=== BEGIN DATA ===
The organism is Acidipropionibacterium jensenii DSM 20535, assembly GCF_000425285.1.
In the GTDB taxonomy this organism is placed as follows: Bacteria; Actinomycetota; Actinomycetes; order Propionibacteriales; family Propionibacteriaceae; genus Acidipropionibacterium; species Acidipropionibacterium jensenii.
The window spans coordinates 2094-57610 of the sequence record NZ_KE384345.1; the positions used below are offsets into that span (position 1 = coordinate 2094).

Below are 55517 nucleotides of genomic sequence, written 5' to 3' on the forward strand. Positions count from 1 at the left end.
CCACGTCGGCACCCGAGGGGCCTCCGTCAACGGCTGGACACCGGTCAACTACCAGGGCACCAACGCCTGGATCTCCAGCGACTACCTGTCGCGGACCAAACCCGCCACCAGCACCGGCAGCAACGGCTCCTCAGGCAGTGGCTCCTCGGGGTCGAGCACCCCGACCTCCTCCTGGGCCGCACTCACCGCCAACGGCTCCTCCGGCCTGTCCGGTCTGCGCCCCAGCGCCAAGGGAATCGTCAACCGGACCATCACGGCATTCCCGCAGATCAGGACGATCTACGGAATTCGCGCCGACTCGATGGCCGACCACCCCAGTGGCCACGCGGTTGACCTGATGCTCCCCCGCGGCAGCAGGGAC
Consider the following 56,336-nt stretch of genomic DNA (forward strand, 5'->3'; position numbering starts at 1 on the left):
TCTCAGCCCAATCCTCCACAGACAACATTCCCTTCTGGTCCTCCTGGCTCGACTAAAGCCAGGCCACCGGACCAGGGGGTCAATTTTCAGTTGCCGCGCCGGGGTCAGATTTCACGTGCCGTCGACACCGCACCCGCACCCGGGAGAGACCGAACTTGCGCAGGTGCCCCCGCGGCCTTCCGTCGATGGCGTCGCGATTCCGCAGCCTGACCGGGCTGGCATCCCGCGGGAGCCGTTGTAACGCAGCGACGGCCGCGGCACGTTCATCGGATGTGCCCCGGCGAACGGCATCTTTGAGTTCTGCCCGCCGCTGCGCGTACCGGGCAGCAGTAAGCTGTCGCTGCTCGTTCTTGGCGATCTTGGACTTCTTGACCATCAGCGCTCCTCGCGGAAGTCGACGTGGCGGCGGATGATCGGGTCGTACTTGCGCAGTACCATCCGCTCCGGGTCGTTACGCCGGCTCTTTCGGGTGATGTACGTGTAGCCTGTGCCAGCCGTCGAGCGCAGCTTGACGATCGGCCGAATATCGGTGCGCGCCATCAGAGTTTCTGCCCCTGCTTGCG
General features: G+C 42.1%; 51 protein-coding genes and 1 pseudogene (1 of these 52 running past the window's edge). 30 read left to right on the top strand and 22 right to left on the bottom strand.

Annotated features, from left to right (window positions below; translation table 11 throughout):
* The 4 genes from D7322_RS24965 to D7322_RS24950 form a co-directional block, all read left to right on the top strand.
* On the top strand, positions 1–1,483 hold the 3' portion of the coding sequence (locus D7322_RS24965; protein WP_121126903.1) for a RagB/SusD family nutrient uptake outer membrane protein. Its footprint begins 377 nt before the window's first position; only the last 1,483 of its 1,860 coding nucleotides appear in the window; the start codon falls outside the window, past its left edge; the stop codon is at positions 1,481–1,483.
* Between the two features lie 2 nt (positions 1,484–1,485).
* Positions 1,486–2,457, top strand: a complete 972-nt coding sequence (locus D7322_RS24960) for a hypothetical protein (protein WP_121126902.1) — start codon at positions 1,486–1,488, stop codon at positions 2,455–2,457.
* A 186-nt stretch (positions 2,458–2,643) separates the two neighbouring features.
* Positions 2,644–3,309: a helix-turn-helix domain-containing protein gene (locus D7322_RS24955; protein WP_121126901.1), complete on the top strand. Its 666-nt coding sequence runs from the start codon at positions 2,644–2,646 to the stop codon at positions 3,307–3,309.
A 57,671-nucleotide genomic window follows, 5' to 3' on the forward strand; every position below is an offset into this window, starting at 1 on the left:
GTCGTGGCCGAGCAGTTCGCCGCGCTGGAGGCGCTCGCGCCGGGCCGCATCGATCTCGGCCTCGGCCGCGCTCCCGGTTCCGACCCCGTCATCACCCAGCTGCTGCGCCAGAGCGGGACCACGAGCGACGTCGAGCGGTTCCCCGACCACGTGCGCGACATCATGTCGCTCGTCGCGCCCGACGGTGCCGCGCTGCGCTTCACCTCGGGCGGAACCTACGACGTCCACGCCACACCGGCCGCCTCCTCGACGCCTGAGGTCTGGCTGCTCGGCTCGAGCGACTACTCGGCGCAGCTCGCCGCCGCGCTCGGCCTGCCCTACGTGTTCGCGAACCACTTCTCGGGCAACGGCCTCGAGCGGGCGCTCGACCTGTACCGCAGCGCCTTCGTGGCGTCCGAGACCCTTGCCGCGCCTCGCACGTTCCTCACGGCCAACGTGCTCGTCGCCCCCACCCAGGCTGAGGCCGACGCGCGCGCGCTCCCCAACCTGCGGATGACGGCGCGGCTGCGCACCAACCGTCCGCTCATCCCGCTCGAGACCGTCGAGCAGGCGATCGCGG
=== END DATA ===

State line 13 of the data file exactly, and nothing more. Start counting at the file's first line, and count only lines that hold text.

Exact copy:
* Positions 1,486–2,457, top strand: a complete 972-nt coding sequence (locus D7322_RS24960) for a hypothetical protein (protein WP_121126902.1) — start codon at positions 1,486–1,488, stop codon at positions 2,455–2,457.